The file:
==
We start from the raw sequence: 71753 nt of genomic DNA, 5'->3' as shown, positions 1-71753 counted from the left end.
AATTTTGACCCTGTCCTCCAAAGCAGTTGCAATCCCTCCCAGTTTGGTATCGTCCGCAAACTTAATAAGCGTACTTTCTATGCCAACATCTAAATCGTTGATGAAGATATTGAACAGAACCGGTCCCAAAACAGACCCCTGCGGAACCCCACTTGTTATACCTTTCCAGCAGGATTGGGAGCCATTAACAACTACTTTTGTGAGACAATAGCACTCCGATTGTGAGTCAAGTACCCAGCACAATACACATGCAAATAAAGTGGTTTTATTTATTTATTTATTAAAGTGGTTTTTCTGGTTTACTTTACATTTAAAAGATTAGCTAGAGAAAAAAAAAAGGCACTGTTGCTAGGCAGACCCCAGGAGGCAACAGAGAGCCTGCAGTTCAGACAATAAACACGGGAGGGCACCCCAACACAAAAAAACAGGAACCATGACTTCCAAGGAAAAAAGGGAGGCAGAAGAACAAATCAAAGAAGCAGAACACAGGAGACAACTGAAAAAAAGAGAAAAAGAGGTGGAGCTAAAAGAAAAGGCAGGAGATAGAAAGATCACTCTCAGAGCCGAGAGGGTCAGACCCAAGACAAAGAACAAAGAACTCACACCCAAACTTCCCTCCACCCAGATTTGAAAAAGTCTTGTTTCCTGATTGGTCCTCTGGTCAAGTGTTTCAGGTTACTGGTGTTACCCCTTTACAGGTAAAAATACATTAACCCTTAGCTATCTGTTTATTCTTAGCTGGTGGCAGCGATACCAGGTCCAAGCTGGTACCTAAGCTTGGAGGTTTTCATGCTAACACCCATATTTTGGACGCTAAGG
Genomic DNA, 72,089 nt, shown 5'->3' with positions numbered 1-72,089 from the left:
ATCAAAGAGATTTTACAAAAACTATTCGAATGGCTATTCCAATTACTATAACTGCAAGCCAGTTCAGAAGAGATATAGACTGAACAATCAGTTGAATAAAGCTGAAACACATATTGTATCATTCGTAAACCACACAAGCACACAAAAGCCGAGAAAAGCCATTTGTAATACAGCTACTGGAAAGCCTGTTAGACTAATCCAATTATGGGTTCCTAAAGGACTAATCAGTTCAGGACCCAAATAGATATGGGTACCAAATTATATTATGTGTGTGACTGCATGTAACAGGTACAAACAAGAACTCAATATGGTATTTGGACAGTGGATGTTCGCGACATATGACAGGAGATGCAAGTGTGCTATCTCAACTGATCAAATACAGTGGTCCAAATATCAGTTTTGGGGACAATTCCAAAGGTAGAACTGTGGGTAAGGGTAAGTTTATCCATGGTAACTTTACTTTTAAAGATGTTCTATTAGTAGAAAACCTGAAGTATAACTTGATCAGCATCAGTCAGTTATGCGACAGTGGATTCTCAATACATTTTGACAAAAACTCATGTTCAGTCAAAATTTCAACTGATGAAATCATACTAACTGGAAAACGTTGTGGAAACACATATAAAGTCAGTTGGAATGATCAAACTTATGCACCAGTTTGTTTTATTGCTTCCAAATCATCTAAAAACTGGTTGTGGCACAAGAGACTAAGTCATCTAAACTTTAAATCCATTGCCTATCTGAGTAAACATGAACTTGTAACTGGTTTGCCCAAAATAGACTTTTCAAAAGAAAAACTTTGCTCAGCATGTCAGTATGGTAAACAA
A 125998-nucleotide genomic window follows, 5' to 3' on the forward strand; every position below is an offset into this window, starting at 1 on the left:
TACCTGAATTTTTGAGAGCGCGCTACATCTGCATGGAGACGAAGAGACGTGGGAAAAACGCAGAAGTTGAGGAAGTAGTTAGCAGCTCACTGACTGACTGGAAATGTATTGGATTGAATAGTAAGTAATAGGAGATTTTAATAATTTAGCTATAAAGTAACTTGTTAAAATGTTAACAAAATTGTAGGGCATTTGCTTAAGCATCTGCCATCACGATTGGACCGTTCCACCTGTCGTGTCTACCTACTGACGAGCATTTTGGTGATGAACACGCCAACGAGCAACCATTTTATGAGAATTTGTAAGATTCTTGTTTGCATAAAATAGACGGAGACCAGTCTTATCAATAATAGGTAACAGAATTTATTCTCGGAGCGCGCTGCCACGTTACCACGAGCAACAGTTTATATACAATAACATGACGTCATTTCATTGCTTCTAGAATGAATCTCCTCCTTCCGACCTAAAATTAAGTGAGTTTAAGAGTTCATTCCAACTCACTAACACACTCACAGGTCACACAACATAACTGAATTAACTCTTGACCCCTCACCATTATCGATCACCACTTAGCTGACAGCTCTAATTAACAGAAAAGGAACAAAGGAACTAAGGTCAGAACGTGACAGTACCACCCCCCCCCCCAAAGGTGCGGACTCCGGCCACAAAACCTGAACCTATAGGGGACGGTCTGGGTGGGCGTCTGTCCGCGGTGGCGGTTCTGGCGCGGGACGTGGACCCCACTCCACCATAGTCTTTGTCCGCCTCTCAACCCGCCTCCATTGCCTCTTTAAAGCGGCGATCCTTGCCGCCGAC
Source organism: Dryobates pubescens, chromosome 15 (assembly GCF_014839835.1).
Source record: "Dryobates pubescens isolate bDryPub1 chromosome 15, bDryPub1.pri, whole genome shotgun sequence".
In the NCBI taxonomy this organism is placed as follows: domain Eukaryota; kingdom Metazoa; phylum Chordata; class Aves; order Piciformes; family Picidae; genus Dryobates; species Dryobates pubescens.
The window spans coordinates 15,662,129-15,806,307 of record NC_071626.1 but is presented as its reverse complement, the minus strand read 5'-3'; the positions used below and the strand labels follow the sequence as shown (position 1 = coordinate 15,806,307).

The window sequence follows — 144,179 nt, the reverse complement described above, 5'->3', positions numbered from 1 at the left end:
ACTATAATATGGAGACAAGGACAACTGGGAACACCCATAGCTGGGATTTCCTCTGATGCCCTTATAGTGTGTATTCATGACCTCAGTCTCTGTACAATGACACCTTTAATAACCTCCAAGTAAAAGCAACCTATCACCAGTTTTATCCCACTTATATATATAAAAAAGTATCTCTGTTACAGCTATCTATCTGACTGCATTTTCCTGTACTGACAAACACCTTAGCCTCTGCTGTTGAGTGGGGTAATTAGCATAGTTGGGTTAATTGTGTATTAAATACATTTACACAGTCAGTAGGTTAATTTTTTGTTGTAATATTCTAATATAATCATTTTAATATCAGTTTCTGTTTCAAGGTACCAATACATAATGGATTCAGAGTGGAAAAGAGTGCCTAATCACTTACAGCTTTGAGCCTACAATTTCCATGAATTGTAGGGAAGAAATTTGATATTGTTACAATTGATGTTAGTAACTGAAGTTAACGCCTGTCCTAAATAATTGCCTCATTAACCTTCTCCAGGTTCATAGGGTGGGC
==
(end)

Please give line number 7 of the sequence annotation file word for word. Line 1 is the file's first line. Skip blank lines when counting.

Source organism: Dryobates pubescens, chromosome 15 (assembly GCF_014839835.1).